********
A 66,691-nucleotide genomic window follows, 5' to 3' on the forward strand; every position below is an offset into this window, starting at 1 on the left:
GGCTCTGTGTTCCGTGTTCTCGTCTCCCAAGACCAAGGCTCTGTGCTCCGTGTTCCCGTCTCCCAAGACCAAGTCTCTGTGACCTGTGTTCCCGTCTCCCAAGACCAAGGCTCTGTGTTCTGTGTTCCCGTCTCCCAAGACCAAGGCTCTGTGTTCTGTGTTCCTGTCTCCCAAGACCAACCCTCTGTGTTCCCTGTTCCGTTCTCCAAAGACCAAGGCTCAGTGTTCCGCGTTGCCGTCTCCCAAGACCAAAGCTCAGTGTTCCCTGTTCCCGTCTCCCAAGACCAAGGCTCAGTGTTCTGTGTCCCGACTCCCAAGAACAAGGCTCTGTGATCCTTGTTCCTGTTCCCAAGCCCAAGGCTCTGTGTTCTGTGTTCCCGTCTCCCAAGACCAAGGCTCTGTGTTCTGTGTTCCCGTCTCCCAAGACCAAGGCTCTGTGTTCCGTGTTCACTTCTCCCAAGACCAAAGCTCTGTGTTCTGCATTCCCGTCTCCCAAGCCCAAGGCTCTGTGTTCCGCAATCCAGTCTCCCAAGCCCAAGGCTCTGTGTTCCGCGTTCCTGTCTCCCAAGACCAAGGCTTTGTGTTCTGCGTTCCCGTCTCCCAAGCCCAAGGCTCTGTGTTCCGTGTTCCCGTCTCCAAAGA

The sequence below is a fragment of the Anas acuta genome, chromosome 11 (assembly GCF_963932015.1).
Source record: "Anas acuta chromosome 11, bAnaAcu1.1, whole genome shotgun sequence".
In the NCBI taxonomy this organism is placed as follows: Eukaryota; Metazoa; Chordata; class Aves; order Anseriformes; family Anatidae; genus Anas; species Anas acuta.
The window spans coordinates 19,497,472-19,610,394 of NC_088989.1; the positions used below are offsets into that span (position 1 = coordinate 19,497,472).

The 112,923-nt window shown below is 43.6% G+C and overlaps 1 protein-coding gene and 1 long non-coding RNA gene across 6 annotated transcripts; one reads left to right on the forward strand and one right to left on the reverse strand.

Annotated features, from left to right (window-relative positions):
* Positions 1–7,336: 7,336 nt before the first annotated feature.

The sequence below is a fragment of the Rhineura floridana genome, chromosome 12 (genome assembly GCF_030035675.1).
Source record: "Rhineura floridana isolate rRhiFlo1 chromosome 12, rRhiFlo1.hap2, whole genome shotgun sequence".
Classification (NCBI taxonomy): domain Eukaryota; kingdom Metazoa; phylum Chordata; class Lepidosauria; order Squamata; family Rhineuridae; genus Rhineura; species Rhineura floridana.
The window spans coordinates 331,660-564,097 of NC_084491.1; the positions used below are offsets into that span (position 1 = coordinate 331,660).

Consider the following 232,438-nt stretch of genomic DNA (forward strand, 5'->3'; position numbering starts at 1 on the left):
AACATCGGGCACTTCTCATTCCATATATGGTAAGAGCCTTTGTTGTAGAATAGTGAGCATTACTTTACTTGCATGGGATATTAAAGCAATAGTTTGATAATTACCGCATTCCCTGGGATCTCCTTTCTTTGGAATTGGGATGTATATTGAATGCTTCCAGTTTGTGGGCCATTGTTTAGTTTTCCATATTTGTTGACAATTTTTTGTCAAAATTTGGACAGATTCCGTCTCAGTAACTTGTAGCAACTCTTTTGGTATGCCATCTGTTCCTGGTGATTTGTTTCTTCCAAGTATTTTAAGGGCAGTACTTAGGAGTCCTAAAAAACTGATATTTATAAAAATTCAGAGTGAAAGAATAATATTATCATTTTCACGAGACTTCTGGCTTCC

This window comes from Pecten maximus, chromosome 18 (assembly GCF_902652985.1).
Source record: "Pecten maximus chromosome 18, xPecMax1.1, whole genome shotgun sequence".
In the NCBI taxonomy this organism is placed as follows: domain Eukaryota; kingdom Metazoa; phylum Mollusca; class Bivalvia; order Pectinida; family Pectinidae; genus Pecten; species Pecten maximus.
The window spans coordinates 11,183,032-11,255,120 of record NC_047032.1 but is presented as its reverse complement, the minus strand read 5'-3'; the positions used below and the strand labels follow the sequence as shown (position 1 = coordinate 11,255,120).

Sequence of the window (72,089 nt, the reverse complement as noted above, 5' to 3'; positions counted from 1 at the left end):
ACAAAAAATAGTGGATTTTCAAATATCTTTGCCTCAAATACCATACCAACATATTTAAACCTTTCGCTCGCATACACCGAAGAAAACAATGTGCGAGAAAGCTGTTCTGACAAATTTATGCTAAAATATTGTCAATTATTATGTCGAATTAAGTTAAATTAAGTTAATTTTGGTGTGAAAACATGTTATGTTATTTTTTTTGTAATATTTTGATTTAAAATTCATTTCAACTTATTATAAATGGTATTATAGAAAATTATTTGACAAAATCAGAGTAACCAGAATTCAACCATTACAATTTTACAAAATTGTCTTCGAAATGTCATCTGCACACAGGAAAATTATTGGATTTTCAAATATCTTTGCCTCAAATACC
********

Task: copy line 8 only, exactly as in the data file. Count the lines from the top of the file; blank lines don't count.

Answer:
Annotated features, from left to right (window-relative positions):